So much for my healing hands. So much for trying to heal the world. This place needs a social worker on call, not a doctor!

Stupid cow didn't even notice my swishing coat....

Thursday, February 26, 2009

Danger Pay

Christ, it's one pm and I haven't gone to sleep yet.

Was on call last night, again, in the trauma unit. (necessary weekly shopping this morning and insensitive banking hours got in the way of my beauty sleep)

The powers that be are very generous after a night on call. When your shift ends at 7am, they force one final EFF YOU down your throat and make you see ANOTHER 20 patients before they release you from the torture chamber. This, besides bordering on illegal, greatly increases the risk of killing yourself, or others on the way home. I frequently do illegal things driving home out of sheer sleep deprived stupidity.

  • I consider picking up hijackers...I mean hitchhikers. stupid stupid!
  • I mix up red means stop and green means go. As if i'm colour blind.
  • I close my eyes when stopping at robots or stop streets for a five second power nap before driving on. I pray that the nap supports my melted brain until the next traffic light. Nutty, I know.
  • I consider having an accident just to prove to everyone that this system of working us to the edges of our sanity is WRONG WRONG WRONG. I think my death might be revolutionary in health professional circles. I imagine them toyi-toying outside parliament in protest to our long working hours...eventually succeeding in a better future for all and the alleviation of poverty and the realisation peace...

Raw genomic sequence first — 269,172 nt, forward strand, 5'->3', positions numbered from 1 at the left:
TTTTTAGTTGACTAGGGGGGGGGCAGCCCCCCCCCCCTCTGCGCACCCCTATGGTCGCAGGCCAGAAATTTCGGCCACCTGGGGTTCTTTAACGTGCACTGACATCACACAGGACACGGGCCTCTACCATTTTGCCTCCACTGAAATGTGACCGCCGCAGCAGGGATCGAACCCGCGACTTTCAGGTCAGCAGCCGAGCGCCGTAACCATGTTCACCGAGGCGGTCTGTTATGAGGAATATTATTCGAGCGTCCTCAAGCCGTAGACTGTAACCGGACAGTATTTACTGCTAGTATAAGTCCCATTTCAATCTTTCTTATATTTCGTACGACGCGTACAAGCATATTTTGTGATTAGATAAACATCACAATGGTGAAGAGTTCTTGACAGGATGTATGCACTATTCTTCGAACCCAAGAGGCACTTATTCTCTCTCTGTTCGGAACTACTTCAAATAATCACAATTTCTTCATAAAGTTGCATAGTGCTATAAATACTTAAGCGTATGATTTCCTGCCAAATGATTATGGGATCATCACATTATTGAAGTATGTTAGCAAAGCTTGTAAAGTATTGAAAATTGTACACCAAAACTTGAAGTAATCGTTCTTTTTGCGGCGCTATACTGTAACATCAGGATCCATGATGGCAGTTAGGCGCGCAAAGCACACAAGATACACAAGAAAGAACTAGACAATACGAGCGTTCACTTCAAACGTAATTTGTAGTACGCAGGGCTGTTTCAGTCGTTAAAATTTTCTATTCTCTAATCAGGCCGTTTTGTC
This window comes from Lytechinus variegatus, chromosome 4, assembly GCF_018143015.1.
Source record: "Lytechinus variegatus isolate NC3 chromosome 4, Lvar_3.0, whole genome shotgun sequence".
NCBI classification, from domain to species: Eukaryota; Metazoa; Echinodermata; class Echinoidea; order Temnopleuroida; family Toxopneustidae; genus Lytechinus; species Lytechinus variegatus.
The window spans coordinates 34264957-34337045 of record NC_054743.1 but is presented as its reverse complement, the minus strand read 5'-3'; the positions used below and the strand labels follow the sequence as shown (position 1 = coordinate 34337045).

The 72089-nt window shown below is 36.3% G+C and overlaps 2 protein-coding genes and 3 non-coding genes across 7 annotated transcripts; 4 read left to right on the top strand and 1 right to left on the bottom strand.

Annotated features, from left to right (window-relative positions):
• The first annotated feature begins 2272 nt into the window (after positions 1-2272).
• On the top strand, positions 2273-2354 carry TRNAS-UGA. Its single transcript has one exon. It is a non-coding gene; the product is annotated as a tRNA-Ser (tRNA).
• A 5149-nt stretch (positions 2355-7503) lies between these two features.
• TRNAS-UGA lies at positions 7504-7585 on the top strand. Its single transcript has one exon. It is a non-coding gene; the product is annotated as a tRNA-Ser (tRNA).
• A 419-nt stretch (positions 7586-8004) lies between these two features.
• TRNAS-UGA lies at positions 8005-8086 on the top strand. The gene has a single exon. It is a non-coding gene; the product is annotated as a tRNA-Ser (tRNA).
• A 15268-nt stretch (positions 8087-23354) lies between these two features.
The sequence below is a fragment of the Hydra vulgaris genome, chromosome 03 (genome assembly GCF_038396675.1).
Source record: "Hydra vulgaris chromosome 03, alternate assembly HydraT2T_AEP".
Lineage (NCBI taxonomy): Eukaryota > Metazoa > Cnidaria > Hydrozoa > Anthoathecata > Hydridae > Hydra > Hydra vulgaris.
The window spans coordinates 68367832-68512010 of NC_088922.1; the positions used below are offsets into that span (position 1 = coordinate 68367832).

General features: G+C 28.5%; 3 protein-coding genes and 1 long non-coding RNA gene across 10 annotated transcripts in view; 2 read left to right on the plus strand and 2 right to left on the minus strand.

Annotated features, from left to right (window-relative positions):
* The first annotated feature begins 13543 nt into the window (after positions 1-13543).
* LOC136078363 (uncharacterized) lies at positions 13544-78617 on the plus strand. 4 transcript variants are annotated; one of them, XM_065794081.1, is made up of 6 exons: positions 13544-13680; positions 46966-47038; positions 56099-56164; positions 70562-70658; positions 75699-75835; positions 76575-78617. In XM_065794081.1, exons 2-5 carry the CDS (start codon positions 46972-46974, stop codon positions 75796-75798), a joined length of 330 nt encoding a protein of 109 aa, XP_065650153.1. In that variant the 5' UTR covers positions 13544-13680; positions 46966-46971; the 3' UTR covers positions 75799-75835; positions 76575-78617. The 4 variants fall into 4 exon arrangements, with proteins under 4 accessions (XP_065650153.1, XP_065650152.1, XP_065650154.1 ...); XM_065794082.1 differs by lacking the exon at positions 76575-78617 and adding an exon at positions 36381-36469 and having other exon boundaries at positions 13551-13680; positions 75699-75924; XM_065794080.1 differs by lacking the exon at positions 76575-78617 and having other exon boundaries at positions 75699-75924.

See, really retarded behaviour when I'm post-call.

Basically, we should get danger pay. that's all I'm saying.

Quick little sweet story about last night:

Police rush in four MVA (motor vehicle accident) victims. They insist that the patients be seen ahead of the 30 that are already in the queue. I ask them why they're in such a rush? They inform me that the victim in the other car, that died, his family are outside the trauma unit, and are waiting with guns to shoot the driver for killing their brother.

Eager not to get shot myself, I heed their advice, examine them and get them the hell out of there.

Happy to report I have no bullet wounds this morning. I'm on again on Monday so maybe then? I'm so post call right now I'm considering getting shot just so that I can get some time off.

retarded mumbo-jumbo again.

Must sleep.
will try to dream about kittens and puppies.

Tuesday, February 24, 2009

"and I stayed in my pee pants all day!" (Taledega nights)

Who gives a wedding on a Wednesday night? My crazy English friend having one of those "destination weddings" in Cape Town, that's who. Needless to say, it was fantastic, and I forgot all about my mom's warning that going out on a school night, and only getting four hours sleep before your ten hour trauma unit shift the next day, WILL result in horrific rectum-loosening consequences...

like when your first patient of the day thinks your jeans would be just that much more interesting with their urine splashed generously down one leg. Why did he do this?

Because of prostate cancer. Prostate cancer made him do it! Poor guy, the cancer decided to push up against his urethra and cause a blockage. He couldn't pee for two days. This hurts. So I decided to help the man along and insert a catheter. But some sadistic genius shithead at the catheter packaging company decided that it's best to leave the catheter bag open when packaged. So my elation at hitting his bladder, and seeing golden yellow fluid gush into the bag, quickly evolved into nausea when I felt the warm caress of urine flow out of the open bag, down my legs and into my shoes.